Dissociation is defined as the mental process where by an individual can be disconnected from their thoughts, feelings, memories, actions, or sense of identity.
Dissociation can be severe without indicating a problem of any kind. An example of this would be if an individual experiences a traumatic event, they will often have some degree of disconnection during the event itself or within the following hours, days or weeks after the event.
In some people, they can develop a dissociate disorder which requires treatment. Dissociate disorders are controversial and complex problems which need specific diagnosis, treatment and support. If you are concerned about someone you know, it is important to seek professional help.
There are four main types of dissociation disorders:
- Dissociative Amnesia
This is when a person can’t remember the details of a traumatic or stressful event, although they do realize they are experiencing memory loss. Dissociative Amnesia can also be known as psychogenic amnesia. In this type of amnesia it can last from a few days to one or more years.
- Dissociative Fugue
This is when a person suddenly, and without any warning, can’t remember who they are and has no memory of their past. They don’t realize they are experiencing memory loss and my invent a new identity. Typically, a person travels from – sometimes over thousands of kilometers – while in fugue, which may last between hours and months.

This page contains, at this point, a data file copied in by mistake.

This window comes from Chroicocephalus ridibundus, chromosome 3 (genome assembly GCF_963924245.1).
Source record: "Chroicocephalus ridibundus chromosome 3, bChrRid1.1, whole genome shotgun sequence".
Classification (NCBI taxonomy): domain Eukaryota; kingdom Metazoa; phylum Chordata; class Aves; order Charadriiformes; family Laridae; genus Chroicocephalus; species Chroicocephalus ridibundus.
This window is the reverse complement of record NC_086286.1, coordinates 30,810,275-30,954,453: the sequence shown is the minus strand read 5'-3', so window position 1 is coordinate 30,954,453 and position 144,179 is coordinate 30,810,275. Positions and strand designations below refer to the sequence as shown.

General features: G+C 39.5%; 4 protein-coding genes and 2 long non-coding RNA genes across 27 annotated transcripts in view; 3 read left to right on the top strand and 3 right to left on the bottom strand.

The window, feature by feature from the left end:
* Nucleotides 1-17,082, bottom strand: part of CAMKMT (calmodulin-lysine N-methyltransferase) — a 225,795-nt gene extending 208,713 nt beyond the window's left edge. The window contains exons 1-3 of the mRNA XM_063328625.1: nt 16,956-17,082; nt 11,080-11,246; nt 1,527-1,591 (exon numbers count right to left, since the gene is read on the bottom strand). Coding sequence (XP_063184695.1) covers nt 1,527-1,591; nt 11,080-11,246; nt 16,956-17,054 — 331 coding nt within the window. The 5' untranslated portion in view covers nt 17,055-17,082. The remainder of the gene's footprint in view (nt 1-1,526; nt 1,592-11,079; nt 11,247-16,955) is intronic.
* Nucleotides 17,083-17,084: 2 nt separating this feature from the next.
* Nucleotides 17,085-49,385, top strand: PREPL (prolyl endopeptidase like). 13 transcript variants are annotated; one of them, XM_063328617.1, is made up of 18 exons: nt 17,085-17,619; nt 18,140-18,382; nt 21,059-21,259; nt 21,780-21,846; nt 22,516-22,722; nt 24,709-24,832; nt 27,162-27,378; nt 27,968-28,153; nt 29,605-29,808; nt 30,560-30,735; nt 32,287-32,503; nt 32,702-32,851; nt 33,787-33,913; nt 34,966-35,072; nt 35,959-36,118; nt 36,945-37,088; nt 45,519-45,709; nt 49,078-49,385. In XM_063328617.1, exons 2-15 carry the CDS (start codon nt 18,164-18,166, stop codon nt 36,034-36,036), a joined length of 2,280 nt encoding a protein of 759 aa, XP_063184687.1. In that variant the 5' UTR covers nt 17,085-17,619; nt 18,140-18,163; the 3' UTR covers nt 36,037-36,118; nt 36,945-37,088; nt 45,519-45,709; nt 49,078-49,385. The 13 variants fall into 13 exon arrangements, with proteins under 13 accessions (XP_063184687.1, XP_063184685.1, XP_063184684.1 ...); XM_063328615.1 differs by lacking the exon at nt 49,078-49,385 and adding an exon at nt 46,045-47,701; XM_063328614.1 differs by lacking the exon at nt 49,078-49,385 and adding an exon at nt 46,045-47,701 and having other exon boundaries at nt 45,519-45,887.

- Depersonalisation Disorder
Depersonalisation disorder is characterized by felling detached from one’s life, thoughts and feelings. People with this disorder say they feel distant and emotionally unconnected to themselves, as they are watching a character in a boring movie.
- Dissociative Identity Disorder
Dissociative Identity Disorder (DID) is the most controversial of the dissociation disorders within the mental health profession. It has previously been called multiple personality disorder, which is the most severe kind of dissociation disorder.
This condition involves the coexistence of two or more personality states within the same person. While the different personality states influences the person’s behavior, the person is usually not aware of these personality states and experiences them as memory lapses.
Amanda Ogden is from Sydney Australia, and has spent the past 13 years working within the welfare industry in both administration and case management assisting people with mental health issues, mild intellectual disabilities, acquired brain injuries, drug & alcohol, homelessness gain employment. She also loves travelling, creating jewellery, music, friends and family.